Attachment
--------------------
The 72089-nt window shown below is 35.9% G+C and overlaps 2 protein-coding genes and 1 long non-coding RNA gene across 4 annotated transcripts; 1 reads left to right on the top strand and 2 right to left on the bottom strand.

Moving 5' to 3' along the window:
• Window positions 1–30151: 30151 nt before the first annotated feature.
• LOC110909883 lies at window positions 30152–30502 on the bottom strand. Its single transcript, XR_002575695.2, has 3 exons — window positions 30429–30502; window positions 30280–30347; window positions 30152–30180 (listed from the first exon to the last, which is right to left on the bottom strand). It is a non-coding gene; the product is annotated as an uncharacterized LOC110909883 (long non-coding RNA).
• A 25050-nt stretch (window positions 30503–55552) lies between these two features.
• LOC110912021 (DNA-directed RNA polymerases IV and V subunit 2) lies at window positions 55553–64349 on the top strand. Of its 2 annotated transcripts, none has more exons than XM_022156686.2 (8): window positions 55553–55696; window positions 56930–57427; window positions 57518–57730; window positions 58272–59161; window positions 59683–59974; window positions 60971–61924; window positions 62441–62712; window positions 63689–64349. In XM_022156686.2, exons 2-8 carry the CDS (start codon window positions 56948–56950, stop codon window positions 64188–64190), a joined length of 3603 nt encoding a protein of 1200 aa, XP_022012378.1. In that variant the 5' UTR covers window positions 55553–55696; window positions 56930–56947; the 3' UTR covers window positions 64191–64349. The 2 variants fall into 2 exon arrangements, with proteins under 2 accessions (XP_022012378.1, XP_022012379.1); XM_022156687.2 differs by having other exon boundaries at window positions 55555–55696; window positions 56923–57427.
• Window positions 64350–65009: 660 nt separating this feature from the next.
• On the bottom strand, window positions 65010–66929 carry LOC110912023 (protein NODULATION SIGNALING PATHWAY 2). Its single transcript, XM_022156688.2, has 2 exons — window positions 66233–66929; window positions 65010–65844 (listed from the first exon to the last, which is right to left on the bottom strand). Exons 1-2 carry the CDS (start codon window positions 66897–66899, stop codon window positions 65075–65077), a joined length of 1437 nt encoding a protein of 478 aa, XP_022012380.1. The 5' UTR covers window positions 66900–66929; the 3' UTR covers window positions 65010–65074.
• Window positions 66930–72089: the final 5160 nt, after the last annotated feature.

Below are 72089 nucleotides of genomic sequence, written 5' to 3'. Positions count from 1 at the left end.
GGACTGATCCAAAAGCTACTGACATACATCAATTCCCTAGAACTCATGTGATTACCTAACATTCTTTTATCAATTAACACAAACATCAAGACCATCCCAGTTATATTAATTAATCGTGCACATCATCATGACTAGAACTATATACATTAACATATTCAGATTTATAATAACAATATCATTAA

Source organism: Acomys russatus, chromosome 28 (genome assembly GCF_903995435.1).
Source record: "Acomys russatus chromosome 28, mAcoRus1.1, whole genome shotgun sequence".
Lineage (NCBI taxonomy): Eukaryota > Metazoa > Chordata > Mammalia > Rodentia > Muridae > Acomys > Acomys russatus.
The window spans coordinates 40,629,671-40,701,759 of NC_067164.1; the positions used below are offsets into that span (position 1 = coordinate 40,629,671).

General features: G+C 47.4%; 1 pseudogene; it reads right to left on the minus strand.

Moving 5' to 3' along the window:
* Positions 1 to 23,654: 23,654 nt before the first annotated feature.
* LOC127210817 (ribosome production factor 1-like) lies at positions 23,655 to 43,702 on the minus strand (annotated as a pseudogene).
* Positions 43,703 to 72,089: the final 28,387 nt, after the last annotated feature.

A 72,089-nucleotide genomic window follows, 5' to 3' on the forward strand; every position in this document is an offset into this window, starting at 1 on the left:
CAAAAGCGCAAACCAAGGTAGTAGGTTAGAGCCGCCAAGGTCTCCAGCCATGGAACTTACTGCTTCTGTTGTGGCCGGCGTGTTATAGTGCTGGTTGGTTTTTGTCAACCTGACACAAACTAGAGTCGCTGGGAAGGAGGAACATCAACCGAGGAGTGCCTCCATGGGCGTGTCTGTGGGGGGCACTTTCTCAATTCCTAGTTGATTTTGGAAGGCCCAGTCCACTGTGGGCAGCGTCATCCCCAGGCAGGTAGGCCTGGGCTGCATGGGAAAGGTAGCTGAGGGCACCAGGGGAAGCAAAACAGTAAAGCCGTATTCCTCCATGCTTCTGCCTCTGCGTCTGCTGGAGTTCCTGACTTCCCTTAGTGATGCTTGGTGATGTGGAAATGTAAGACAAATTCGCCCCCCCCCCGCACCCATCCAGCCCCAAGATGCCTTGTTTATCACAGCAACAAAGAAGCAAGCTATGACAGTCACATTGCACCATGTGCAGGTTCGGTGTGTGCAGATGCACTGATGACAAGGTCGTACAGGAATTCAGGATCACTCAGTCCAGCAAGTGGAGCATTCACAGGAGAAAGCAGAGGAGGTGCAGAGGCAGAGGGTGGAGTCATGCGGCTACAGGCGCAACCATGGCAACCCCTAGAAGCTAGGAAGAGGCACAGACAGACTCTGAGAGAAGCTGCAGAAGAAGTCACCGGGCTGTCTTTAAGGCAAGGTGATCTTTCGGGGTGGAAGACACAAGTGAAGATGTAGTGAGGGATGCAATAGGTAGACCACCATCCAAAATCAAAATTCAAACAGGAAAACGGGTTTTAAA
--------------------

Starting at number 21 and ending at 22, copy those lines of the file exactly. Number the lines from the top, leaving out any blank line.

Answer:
A 72,089-nucleotide genomic window follows, 5' to 3' on the forward strand; every position in this document is an offset into this window, starting at 1 on the left:
CAAAAGCGCAAACCAAGGTAGTAGGTTAGAGCCGCCAAGGTCTCCAGCCATGGAACTTACTGCTTCTGTTGTGGCCGGCGTGTTATAGTGCTGGTTGGTTTTTGTCAACCTGACACAAACTAGAGTCGCTGGGAAGGAGGAACATCAACCGAGGAGTGCCTCCATGGGCGTGTCTGTGGGGGGCACTTTCTCAATTCCTAGTTGATTTTGGAAGGCCCAGTCCACTGTGGGCAGCGTCATCCCCAGGCAGGTAGGCCTGGGCTGCATGGGAAAGGTAGCTGAGGGCACCAGGGGAAGCAAAACAGTAAAGCCGTATTCCTCCATGCTTCTGCCTCTGCGTCTGCTGGAGTTCCTGACTTCCCTTAGTGATGCTTGGTGATGTGGAAATGTAAGACAAATTCGCCCCCCCCCCGCACCCATCCAGCCCCAAGATGCCTTGTTTATCACAGCAACAAAGAAGCAAGCTATGACAGTCACATTGCACCATGTGCAGGTTCGGTGTGTGCAGATGCACTGATGACAAGGTCGTACAGGAATTCAGGATCACTCAGTCCAGCAAGTGGAGCATTCACAGGAGAAAGCAGAGGAGGTGCAGAGGCAGAGGGTGGAGTCATGCGGCTACAGGCGCAACCATGGCAACCCCTAGAAGCTAGGAAGAGGCACAGACAGACTCTGAGAGAAGCTGCAGAAGAAGTCACCGGGCTGTCTTTAAGGCAAGGTGATCTTTCGGGGTGGAAGACACAAGTGAAGATGTAGTGAGGGATGCAATAGGTAGACCACCATCCAAAATCAAAATTCAAACAGGAAAACGGGTTTTAAA